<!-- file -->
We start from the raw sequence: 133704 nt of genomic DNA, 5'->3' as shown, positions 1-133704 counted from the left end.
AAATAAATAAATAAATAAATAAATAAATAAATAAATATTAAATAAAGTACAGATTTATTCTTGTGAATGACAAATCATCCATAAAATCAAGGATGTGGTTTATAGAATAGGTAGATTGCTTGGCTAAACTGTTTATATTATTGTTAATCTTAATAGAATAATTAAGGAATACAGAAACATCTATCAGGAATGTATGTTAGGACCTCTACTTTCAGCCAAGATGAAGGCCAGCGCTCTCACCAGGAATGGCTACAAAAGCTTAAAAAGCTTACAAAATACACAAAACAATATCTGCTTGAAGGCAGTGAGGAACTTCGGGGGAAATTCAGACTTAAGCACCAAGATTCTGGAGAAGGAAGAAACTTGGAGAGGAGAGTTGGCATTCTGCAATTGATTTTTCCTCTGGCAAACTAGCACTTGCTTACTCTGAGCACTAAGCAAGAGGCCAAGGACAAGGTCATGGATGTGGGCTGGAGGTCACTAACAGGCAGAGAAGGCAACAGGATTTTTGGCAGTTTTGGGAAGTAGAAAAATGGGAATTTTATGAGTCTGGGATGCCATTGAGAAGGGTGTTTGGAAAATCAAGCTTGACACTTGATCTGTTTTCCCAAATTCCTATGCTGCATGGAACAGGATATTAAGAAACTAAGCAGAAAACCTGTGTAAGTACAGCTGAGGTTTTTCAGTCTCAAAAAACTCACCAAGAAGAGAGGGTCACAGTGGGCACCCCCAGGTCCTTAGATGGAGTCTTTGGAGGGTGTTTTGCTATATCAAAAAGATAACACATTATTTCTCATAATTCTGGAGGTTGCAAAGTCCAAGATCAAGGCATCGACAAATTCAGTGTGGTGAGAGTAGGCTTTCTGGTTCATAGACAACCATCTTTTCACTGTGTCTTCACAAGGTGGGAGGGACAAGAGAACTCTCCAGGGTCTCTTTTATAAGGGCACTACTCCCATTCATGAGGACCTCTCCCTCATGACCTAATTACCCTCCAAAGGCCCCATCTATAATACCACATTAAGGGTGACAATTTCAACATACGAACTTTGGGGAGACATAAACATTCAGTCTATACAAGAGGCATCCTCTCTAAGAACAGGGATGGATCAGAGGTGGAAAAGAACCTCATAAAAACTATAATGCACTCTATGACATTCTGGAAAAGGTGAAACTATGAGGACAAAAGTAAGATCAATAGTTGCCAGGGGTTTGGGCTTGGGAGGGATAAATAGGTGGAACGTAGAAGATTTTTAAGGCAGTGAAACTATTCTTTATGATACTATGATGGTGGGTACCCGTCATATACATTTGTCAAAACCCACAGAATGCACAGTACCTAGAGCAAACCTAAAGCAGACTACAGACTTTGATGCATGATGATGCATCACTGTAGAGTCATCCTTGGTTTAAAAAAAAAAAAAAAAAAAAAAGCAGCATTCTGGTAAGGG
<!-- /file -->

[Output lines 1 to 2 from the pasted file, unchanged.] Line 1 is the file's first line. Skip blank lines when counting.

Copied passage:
We start from the raw sequence: 133704 nt of genomic DNA, 5'->3' as shown, positions 1-133704 counted from the left end.
AAATAAATAAATAAATAAATAAATAAATAAATAAATATTAAATAAAGTACAGATTTATTCTTGTGAATGACAAATCATCCATAAAATCAAGGATGTGGTTTATAGAATAGGTAGATTGCTTGGCTAAACTGTTTATATTATTGTTAATCTTAATAGAATAATTAAGGAATACAGAAACATCTATCAGGAATGTATGTTAGGACCTCTACTTTCAGCCAAGATGAAGGCCAGCGCTCTCACCAGGAATGGCTACAAAAGCTTAAAAAGCTTACAAAATACACAAAACAATATCTGCTTGAAGGCAGTGAGGAACTTCGGGGGAAATTCAGACTTAAGCACCAAGATTCTGGAGAAGGAAGAAACTTGGAGAGGAGAGTTGGCATTCTGCAATTGATTTTTCCTCTGGCAAACTAGCACTTGCTTACTCTGAGCACTAAGCAAGAGGCCAAGGACAAGGTCATGGATGTGGGCTGGAGGTCACTAACAGGCAGAGAAGGCAACAGGATTTTTGGCAGTTTTGGGAAGTAGAAAAATGGGAATTTTATGAGTCTGGGATGCCATTGAGAAGGGTGTTTGGAAAATCAAGCTTGACACTTGATCTGTTTTCCCAAATTCCTATGCTGCATGGAACAGGATATTAAGAAACTAAGCAGAAAACCTGTGTAAGTACAGCTGAGGTTTTTCAGTCTCAAAAAACTCACCAAGAAGAGAGGGTCACAGTGGGCACCCCCAGGTCCTTAGATGGAGTCTTTGGAGGGTGTTTTGCTATATCAAAAAGATAACACATTATTTCTCATAATTCTGGAGGTTGCAAAGTCCAAGATCAAGGCATCGACAAATTCAGTGTGGTGAGAGTAGGCTTTCTGGTTCATAGACAACCATCTTTTCACTGTGTCTTCACAAGGTGGGAGGGACAAGAGAACTCTCCAGGGTCTCTTTTATAAGGGCACTACTCCCATTCATGAGGACCTCTCCCTCATGACCTAATTACCCTCCAAAGGCCCCATCTATAATACCACATTAAGGGTGACAATTTCAACATACGAACTTTGGGGAGACATAAACATTCAGTCTATACAAGAGGCATCCTCTCTAAGAACAGGGATGGATCAGAGGTGGAAAAGAACCTCATAAAAACTATAATGCACTCTATGACATTCTGGAAAAGGTGAAACTATGAGGACAAAAGTAAGATCAATAGTTGCCAGGGGTTTGGGCTTGGGAGGGATAAATAGGTGGAACGTAGAAGATTTTTAAGGCAGTGAAACTATTCTTTATGATACTATGATGGTGGGTACCCGTCATATACATTTGTCAAAACCCACAGAATGCACAGTACCTAGAGCAAACCTAAAGCAGACTACAGACTTTGATGCATGATGATGCATCACTGTAGAGTCATCCTTGGTTTAAAAAAAAAAAAAAAAAAAAAAGCAGCATTCTGGTAAGGG